Sunday, 30 November 2014

Getting ready

I was out and about early on Saturday morning and arrived at Covent Garden Market before the stalls and shops were open. There was a feeling of anticipation in the air. The clamour for Xmas bargains had started and shoppers were hovering in the hope of finding the perfect Christmas presents.

Covent Garden market is probably not the place to find a bargain but in previous years I have found some out of the ordinary presents here. But I wasn't here to shop today, I was just out for a walk.

Christmas decorations are in evidence everywhere. Here they have hung huge maroon and silver baubles from the roof. They are the same ones they used last year which pleases me to know they don't just discard them and buy new ones each year.

The sign outside this shop is in the shape of a snuff box so it is no surprise to learn that this is the Segar and Snuff Parlour in Covent Garden. This is one of London's last remaining tobacco specialists selling pipes, cigars and loose tobacco which can be blended to order, It also sells snuff which is a finely ground flavoured tobacco taken by a simple sniff into the nostrils.

Outside the shop is the figure of a highlander holding a flask of snuff. The explanation as to why this is figure is here is written on the board below.

Friday, 28 November 2014

Reflections at Salford Quays

Reflections on the canal at Salford Quays,Manchester  this week

It was late afternoon and there was a golden glow reflected from some of the buildings.

Sharing with James at Weekend Reflections 

Wednesday, 26 November 2014

Recycling bin?

At first I thought this was another type of recycling bin but then I had a second look. It is a sad world we live in when there is a need for something like this in your neighbourhood.

Monday, 24 November 2014

Royal College of Organists

Walking past the Royal Albert Hall  your eyes are usually fixed on the architecture and its many exits reflecting the surroundings. However if you take your eyes away from the iconic building, you may notice this building on the other side of the road.
 This is the Royal College of Organists.
It was part of a number of educational and artistic buildings which arose in this area following the Great Exhibition of 1851. The area which is referred to as 'Albertoplis' stretches from the Natural History Museum to the Albert Hall. Albert, of course, was the husband of Queen Victoria and the instigator of The Great Exhibition.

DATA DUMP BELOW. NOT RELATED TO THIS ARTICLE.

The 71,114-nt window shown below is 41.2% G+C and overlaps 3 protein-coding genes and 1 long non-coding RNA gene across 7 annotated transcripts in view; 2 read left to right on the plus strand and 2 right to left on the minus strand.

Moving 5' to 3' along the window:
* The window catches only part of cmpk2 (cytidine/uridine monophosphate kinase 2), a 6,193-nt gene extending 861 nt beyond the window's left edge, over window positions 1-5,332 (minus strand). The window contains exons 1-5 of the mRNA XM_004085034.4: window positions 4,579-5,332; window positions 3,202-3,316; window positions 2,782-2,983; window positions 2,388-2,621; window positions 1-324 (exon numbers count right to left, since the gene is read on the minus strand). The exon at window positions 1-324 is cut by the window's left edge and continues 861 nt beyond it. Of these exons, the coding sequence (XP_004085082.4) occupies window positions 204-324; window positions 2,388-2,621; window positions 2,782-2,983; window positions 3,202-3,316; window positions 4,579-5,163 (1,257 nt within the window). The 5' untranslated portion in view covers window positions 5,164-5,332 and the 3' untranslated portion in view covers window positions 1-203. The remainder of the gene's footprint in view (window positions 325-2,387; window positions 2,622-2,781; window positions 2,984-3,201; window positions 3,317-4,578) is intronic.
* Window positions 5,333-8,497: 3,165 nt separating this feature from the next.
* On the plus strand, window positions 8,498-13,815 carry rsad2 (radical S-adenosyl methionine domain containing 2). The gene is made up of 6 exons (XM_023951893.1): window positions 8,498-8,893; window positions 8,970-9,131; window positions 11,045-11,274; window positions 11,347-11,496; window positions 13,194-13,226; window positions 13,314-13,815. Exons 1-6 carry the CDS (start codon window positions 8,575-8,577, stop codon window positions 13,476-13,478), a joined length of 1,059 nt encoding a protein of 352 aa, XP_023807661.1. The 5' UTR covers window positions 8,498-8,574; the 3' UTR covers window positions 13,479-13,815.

Once the Albert Hall was completed this building was built to as a National Training school for Music.

When the Royal College of Music opened on Marylebone Road  it was no longer needed by that organisation and became the College of Organists in 1904 until it closed in 1990.

It is currently privately owned but, as with many of our large heritage buildings, not by a British resident. There is some debate about whether it was bought as a home, an investment or just to have the bragging rights!

This is the current Royal College of Music, Marylebone Road.

Sharing with Our World Tuesday

Saturday, 22 November 2014

York House Gardens Twickenham

York House gardens in Twickenham, West London houses these wonderful statues carved in Italian white marble from Carrara. They were brought to England by the financier Whitaker Wright but were dispersed in 1904 when he was found guilty of fraud and suddenly died.
The figures are sea nymphs from Greek Mythology and were brought to Twickenham in 1909. They were bought for £600 by the last person to own York House. When he died in 1918 and his wife returned to India the property was given to the council and was used as council offices.

It wasn't until the 1980s that the York House Society and the Twickenham Society got together and restored the statues which had been neglected and vandalised. Further restoration work took place in 2007.

The beautiful gardens go down to the River Thames and are open to the public.

Since 1965 York House has been the council offices for the London Borough of Richmond upon Thames. Parts of the building date back to 1630 and at present the building is undergoing major restoration work.

Thursday, 20 November 2014


This Chandelier is in a shop window just round the corner from High Street Kensington, London. Someone told me it has been in the window for at least two years. There was no price tag!

Another building of interest is the Nat West Bank on Kensington High Street with its magnificent facade.

The mosaics on the building are quite high up and difficult to see but zooming in with the camera gives you an idea of the intricate designs.

Unfortunately I could find no information about the building other than it is currently a bank. Maybe someone else knows more and would like to share their knowledge.
Sharing with James at Weekend Reflections

Monday, 17 November 2014


This is the Rotunda at Ickworth House in Suffolk. It was built by Frederick Hervey, the 4th Earl of Bristol to house his treasures collected whilst touring Europe in the 18th C.

Hervey already owned several houses but this was designed and built as his own private museum. When he died only the rotunda was complete which his wife referred to as 'a moment of folly'. His son went on to complete the two wings of the house adjoining  the rotunda.

In the basement is the restored 1930s servants' quarters.

This is where the servants would eat.

These are the family rooms above stairs. The house is full of paintings by well known artists, porcelain and Regency furniture as well as an exceptional collection of silver.

A silver fish collection

Sharing with Our World Tuesday